All of us, as coaches have to deal with parents, but there are certain types that make all of us crazy.  Generally, Parents are great, following the mantra of Players Play, Coaches Coach and Parents Cheer.  However, it is those few that force us to question if our altruistic cause is really worth it.  It is the following parent types that truly force us to remember why we coach:

1. "My Kid Is The Best" Dad-There is only one person who should never tell a coach that a certain kid is the best player on any team and that is that kid's parent, regardless of if it is true or not.  Particularly in  youth sports, it is not about any one kid.  It is about all the kids.  It is a "pay to play" program and all the kids should have the same shot to play, regardless of their abilities (although, in all fairness the more talented players tend to play more).  The most frustrating subset of this group is the parent that doesn't see his kid scoring and believes the coach "isn't using him right."  That is code for give him the ball more.

2.  "I Have Been A Coach Before" Parent-The issue here is that once the parent starts discussing their kid, all the credibility goes away.  Then the coach tends to think, "Ok, so you are either too lazy to help me out (and all of us could use the help)," or "if you want to run the practice, by all means here is the whistle."  Neither is a good thing.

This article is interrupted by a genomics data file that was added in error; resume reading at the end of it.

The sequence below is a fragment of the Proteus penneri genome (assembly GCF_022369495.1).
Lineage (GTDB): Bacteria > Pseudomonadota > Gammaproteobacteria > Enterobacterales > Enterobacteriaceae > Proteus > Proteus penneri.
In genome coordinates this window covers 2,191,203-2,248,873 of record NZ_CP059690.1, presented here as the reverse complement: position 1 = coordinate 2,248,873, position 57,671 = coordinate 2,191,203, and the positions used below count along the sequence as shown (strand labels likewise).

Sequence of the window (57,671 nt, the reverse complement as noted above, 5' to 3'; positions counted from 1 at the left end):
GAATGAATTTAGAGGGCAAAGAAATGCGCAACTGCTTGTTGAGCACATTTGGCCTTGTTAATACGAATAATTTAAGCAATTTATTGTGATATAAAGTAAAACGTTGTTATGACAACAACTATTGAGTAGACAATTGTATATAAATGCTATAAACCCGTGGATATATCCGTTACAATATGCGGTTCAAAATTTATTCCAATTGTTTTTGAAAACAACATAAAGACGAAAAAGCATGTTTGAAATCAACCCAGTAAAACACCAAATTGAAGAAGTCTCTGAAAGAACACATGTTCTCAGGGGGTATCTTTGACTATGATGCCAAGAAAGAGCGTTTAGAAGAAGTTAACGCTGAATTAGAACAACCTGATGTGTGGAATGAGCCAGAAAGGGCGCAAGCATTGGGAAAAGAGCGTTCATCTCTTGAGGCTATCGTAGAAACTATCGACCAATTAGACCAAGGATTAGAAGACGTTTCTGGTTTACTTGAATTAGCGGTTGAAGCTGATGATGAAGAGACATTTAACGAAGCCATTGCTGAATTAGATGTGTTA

3.  "I Am Usually Not That Parent" Parent-We have all been there with this parent.  The minute that comment escapes their windpipe, the coach suddenly thinks, "Oh no, here is comes.  What have I done to this person's kid?" Inevitably, it is about playing time and then it just goes bad from there.

4.  "My Kid Is A Scorer" Parent-My favorite!! In lacrosse, the kids with the best stick and nose for the goal will score.  As they get older, the real scorers (the attack and some wicked good middies) come to the forefront.  This parent has had the experience of their kid being the more aggressive, but not as skilled as the others, syndrome.  There are very few sports where aggression isn't the end all. In lacrosse, aggression without the ability to control the ball in the stick is not a scorer.  That kid is a defender, or face-off guy, if they can master that skill, but not a scorer.

These examples are much different than the high school parent which I will share later.

Love to hear other examples of the parent types.